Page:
B y Dan King
After weeks of speculation about the position of code enforcement officer in Whitehall, the expected letter of resignation from John Ward officially made its way to Town Supervisor George Armstrong.
“I have received the letter of resignation from John Ward Jr. and I would like to entertain a motion to accept it.” Armstrong told the town board, last Wednesday.
Armstrong made the motion, which was seconded by Town Councilwoman Stephanie Safka, thus making Ward’s resignation official.
The town quickly found a replacement for Ward, as Vern Scribner was appointed to the position. The motion for this action was made by Armstrong and again seconded by Safka, with no discussion.
Scribner, who formerly served as town supervisor, town board member, code enforcement officer and a multitude of other positions within Whitehall government, was appointed to an immediate position.
“I did code enforcement way back in the day and I served until I took my town board seat and they told me I couldn’t do it anymore.” Scribner said, “It must have been close to 20 years.”
Scribner will be taking on a role that Armstrong previously described as a “thankless job that pays poorly.”
Until Scribner was appointed to this position, the police had been handing code violation issues over to either the county code office or village Zoning Officer Garry Bennett.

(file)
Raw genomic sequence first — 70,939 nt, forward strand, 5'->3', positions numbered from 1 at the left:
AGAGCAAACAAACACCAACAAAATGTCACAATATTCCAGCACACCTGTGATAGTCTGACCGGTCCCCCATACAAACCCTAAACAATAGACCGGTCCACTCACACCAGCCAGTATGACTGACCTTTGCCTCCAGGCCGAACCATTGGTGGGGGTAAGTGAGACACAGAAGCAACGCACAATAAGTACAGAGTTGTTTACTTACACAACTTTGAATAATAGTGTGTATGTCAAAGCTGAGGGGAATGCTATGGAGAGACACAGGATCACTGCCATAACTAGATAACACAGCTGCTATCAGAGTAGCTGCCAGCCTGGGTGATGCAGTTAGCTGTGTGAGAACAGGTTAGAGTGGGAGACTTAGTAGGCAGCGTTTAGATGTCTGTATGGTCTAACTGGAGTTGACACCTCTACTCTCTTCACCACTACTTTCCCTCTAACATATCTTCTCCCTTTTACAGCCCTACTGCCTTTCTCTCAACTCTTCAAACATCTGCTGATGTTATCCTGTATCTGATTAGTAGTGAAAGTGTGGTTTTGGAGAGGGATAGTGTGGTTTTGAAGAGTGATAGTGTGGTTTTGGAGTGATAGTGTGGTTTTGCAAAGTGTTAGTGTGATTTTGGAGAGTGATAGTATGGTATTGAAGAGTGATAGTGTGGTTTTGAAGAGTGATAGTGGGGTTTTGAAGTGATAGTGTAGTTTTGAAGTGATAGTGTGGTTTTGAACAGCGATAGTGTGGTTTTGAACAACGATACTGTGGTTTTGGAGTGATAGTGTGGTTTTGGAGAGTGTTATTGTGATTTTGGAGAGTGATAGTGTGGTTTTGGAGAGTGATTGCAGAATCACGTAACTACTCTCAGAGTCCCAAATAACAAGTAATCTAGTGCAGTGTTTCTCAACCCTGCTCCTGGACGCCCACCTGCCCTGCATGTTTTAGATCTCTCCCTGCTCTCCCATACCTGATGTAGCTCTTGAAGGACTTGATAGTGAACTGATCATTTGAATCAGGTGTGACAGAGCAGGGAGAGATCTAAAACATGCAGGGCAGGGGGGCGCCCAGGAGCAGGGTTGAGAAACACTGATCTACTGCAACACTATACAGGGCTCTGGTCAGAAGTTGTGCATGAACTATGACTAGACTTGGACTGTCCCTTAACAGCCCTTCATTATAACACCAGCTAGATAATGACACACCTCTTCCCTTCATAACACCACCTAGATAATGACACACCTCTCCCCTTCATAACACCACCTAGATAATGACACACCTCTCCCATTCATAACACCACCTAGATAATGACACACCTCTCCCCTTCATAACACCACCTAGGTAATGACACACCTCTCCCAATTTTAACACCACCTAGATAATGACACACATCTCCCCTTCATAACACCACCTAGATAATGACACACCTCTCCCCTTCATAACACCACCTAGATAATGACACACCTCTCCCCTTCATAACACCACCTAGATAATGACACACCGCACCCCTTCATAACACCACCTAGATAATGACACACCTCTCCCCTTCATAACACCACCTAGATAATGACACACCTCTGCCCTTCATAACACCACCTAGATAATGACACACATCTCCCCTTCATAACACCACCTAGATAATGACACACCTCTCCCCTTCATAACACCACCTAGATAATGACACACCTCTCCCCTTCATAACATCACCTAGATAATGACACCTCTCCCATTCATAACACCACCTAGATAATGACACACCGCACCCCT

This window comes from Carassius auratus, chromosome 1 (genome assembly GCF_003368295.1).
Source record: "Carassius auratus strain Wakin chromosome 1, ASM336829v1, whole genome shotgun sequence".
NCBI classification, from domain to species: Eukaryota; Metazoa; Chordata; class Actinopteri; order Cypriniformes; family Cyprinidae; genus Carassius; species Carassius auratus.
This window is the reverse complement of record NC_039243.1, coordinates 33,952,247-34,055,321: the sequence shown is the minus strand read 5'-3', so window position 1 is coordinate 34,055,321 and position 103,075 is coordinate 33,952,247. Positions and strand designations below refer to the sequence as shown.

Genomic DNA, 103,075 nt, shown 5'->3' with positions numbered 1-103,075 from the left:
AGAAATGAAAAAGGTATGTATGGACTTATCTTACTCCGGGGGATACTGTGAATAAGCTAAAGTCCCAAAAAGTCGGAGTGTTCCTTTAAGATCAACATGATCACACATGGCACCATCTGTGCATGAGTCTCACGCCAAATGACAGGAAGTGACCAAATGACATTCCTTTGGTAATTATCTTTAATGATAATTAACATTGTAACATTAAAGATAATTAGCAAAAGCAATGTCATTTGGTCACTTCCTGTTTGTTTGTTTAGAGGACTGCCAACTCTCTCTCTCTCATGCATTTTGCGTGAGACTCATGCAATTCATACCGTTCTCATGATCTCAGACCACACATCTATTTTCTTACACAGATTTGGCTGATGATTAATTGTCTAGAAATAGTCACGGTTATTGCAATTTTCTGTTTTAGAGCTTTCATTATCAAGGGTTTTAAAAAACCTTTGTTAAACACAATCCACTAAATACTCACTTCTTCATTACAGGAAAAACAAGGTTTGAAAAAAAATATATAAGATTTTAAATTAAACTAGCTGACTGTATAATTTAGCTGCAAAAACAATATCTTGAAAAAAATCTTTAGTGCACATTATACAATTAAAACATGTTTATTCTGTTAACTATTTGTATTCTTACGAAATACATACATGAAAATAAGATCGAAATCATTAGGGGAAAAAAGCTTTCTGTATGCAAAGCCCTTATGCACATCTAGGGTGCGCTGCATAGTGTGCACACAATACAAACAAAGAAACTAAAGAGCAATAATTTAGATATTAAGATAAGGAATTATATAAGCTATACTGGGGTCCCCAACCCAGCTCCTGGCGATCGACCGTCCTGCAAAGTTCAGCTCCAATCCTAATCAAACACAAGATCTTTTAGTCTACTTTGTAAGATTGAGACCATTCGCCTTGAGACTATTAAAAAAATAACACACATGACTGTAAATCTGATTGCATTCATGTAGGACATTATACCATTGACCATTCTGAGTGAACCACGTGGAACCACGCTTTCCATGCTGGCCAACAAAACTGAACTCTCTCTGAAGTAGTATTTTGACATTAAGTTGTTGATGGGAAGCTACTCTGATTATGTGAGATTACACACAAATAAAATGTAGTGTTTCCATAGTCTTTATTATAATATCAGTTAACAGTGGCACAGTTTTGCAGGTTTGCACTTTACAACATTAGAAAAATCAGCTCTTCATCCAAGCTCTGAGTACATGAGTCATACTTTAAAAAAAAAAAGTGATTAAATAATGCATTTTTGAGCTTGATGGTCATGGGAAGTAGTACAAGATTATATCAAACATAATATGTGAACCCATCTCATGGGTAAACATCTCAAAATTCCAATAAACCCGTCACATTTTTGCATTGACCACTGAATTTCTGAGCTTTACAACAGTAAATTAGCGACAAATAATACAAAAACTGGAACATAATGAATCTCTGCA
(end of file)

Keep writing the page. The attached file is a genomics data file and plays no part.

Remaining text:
Scribner’s experience will be welcome with open arms, especially for a town that has been without an active code enforcement office since June 11, when Ward stormed out of a town board meeting and stated his resignation would be “forthcoming.”
“When I was doing code enforcement, we had junkyards that we had to get in compliance and it was a lot of work at first.” Scribner said.
However, Scribner was able to get the junkyards in compliance with code regulations and will not have to face those issues this time around.
As Armstrong put it, back when Ward originally said he would resign, this job now revolves around “keeping people safe.”
Due to the fact that Scribner was only recently hired, state standards for code enforcement officers do not require him to have 24 hours of in-service training from 2013 and will most likely grant an extension for him to complete his 2014 hours.
Edison Alban, the State Department’s public information officer said in an email, “In certain situations, a code enforcement official may be granted an extension of time to satisfy the annual in-service training requirement.”
B y Dan King